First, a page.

Bao Tong gave his first government-approved interview to Reuters, marking a major breakthrough in press freedom that is part of a relaxation of restrictions on foreign journalists in China that started January 1, thanks largely to the upcoming Beijing Olympics.
Human Rights in China president Liu Qing (ÂàòÈùí) welcomed the “loosening up” of China’s press control, but he cautioned, “I think we need to observe how real this kind of loosening up will be.”
“Allowing him to be interviewed itself is a good thing,” Liu said, and he expects the momentum to continue.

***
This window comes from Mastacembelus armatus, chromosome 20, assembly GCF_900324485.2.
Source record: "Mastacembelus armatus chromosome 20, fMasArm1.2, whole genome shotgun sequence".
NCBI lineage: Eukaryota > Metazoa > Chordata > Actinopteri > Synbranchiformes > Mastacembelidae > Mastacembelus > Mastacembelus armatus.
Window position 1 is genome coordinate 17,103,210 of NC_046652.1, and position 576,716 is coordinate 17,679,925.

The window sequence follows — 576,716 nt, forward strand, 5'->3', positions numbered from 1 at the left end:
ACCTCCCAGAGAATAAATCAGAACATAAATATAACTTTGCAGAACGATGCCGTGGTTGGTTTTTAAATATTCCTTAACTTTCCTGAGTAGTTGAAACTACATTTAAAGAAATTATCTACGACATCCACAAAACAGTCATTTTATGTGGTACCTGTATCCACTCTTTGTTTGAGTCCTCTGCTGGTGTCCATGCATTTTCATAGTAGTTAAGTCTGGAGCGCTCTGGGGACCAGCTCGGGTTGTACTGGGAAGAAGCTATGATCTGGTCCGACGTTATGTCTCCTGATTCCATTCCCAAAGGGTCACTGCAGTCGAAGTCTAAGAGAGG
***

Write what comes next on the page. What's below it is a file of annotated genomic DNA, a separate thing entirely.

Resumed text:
U.S.-based sociology scholar Liu Xiaozhu (ÂàòÊôìÁ´π) said that the loosening was mainly for China to atone for its “heart-losing, image-tarnishing” bad deeds over the past couple of years and to address the Chinese government’s “foul reputation” in the international community.
It was learned that the wife of Hada (ÂìàËææ), a prisoned Inner Mongolian dissident, was also interviewed (see CDT post from yesterday). But requests to interview Shanghai lawyer Zheng Enchong (ÈÉëÊÅ©ÂÆ†) were declined.
– Listen to the radio report here